The white Mercedes-Benz rounded the corner in Beverly Hills, gently pulled into the alley and stopped at a curbside spot that had been saved, allowing Eddie Jones either the convenience of avoiding the crowded valet parking structure for the arrival or the opportunity for a quick getaway. His wiry 6-foot-6 frame emerged from the driver's side, his father, E.J. Thigpen, a man who would gladly trade metabolisms, from the passenger door. Together, they walked to the back entrance of the nearby building.
It's four days after Jones has been named an NBA all-star for the first time and he's here for an autograph session being sponsored by KLAC, the radio station that carries Laker games. Several hundred people wait, some for more than an hour, so he is escorted into Niketown, and then an elevator.
"I've just been told Eddie Jones is in the house!" Lance Jackson, KLAC's director of sports marketing and master of ceremonies for the event, announces.
The crowd squeals, literally squeals, in delight.
The Laker shooting guard, his father and friends along for the ride, reaches the second floor, steps out and walks the short distance to a small VIP lounge. Snacks await--Jones goes for a glass of juice--but so do the fans. This is impossible to forget because the scene downstairs is being broadcast on the built-in wide-screen TV in the small room. And the sounds that break through the walls and up from the hardwood floors.
"Ed-die! Ed-die! Ed-die!" the faithful chant in familiar refrain.
"Hear your theme song?" asks Lowell Moore, president of Successful Marketing Group, the firm that handles Jones' endorsements.
"Let's do it," Jones answers, impatiently.
Within seconds, he is ready to walk down the flight of stairs. Jackson goes into the introduction, noting how Jones starred at Temple, that he currently leads the NBA in steals, how he came to the Lakers as the 10th pick in the 1994 draft and how that "was a great day for L.A.!"
"Let's go," Jones says.
He sounds exasperated.
Stardom has landed on his doorstep and been greeted like it's ticking. Of course, once Jones finally does make it downstairs, weaving through the crowd with the help of narrow passages cut by rope, and settles into a director's chair next to Jackson, a couple of dozen children planted at their feet, things go well. He takes some basic questions from the audience, gives some basic answers, and they eat it up.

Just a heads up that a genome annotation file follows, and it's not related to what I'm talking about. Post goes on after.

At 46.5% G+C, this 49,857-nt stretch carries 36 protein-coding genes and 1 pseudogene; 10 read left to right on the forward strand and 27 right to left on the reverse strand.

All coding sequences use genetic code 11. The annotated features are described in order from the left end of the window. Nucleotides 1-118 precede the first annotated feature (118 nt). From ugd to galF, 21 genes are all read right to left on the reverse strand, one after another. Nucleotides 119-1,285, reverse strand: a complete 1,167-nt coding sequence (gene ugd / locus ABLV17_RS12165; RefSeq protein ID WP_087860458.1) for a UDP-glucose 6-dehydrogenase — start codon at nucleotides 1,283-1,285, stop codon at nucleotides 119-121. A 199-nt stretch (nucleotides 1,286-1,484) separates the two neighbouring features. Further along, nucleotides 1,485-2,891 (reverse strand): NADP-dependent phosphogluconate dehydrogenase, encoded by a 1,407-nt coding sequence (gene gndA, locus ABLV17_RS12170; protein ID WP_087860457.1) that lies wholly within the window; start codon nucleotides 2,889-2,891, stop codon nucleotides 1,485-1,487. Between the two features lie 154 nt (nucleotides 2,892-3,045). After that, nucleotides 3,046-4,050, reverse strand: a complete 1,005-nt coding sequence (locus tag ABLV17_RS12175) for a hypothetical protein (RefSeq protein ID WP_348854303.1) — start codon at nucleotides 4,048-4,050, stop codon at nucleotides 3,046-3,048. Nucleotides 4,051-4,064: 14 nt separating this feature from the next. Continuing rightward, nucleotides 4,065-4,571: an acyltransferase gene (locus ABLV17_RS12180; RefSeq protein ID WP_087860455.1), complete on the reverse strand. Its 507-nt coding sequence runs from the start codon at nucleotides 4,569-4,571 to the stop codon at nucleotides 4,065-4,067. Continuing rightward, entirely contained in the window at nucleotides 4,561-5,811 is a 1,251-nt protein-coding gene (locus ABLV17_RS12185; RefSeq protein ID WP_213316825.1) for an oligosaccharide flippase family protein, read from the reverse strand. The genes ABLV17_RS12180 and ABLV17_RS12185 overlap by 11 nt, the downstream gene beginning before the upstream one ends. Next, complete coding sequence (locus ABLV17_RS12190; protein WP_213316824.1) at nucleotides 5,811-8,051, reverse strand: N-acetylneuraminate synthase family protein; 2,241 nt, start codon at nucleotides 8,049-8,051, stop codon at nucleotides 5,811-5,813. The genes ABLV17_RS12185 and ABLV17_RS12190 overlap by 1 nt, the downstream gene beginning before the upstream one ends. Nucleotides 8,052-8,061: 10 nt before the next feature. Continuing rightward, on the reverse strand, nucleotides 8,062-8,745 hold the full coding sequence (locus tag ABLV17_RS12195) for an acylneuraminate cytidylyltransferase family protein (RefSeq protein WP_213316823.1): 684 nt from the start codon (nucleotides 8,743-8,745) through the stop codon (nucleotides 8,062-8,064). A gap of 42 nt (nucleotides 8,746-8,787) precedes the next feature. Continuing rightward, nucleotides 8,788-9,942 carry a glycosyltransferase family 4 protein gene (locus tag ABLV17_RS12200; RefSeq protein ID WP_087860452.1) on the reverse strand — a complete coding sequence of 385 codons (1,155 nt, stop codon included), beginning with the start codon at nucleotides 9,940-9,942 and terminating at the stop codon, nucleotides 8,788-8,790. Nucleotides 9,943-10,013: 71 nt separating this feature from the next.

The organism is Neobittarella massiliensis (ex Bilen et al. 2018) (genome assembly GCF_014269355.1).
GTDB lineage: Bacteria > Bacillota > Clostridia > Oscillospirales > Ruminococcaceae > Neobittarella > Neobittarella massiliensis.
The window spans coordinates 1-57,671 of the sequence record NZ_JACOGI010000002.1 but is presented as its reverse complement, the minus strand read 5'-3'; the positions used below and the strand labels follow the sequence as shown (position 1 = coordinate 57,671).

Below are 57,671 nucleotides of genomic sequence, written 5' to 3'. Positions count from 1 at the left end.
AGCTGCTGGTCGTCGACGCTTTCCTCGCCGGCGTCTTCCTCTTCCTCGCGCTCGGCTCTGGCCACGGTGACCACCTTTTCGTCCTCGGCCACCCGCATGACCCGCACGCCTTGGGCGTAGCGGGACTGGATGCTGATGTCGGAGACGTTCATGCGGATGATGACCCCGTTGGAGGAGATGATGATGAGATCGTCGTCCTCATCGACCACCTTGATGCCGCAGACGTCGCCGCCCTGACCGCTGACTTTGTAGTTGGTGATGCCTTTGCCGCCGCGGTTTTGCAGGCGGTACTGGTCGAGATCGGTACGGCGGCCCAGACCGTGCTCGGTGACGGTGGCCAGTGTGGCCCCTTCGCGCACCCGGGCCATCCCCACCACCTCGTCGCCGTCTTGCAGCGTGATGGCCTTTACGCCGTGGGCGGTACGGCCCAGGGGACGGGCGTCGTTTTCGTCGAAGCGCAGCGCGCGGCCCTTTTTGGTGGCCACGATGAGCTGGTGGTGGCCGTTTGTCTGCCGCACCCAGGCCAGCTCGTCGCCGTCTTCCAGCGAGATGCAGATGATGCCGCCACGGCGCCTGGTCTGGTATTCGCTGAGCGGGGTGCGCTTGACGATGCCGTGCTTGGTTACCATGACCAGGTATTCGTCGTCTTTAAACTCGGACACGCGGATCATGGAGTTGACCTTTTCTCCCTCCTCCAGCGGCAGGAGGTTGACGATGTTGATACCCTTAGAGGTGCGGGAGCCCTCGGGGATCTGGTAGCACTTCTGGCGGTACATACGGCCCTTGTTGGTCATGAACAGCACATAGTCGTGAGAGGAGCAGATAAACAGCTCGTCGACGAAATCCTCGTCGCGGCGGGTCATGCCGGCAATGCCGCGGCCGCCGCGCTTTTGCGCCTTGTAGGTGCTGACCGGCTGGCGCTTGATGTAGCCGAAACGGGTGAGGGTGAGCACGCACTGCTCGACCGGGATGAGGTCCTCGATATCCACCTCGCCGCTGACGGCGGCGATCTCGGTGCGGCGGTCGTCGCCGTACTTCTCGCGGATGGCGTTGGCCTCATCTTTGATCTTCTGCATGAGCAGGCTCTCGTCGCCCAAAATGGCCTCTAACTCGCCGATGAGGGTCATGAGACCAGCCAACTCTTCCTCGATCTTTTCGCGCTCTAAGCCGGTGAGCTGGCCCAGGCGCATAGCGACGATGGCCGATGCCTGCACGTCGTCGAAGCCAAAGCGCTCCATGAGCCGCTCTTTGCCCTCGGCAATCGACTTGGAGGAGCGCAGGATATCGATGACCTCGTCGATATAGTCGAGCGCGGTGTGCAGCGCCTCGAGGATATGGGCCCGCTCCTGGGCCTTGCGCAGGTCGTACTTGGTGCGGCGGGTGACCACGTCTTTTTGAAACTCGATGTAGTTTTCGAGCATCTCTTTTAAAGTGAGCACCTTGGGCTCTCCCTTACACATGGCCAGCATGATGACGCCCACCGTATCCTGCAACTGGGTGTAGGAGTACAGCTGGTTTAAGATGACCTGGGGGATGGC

He can do this. He'd rather not, but he can do this.
"We fight all the time because he'd prefer to be home playing pool and watching TV," Moore said.
"I had arranged a part for him on the show, 'In The House.' We fought two weeks prior to it, we fought about it three days prior to it. I'm like, 'Eddie, it's national TV. It's great timing and will get you more national exposure.' And after that, he found that it was kind of cool. It's an interesting balance trying to keep him out there and also keep within his personality.
"We just had this conversation last night. I said, 'Eddie, you know your life is going to be altered. You're not going to be able to continue on a down mode. He said, 'I know. But it's not going to change me.' "
At least not much. Consider the project SMG is trying to line up now: Jones in a sports video with . . . the Olsen twins!
"I know I've got a battle coming," Moore said. "But we've been together 3 1/2 years, so I know if he really hated it I wouldn't still be here."
On this day, that means near Jones' side during the KLAC appearance. Thigpen, who came to Los Angeles for a visit from Parkland, Fla., can tell his son is nervous during the question-and-answer session because of the way he hurries parts of the responses into the hand-held microphone, almost stringing words together as one--"If wecontinue to grow, I cansee another championshipbanner in L.A."
Otherwise, Jones is handling the spotlight this day brings. Just then, Jackson announces that portion is over, that Jones will move behind the table to sign autographs, and wasn't it great he would take some time to speak to his fans first. The crowd cheers wildly. Jones' chin drops into his chest.
Thigpen motions to his son.
"He's got his head down so you won't see the glow in his eyes," the father said.
Jones may be known as a frequent flier on the court--dunks in transition or after beating his man off the dribble and then driving the baseline on his own, or with the steals that become a fastbreak basket for another Laker--but his personality is a contrast. Laid back. Chillin' when he isn't thrillin'.
"My time at Temple," he explains later. "That started it. Coach [John] Chaney never likes high fives, never liked any big show of emotion. I guess that just kind of rubbed off."
"I'm not really embarrassed," Jones said. "I really appreciate it. I just don't know how to handle it, I guess. People giving you things. All my life, I've had to work for things."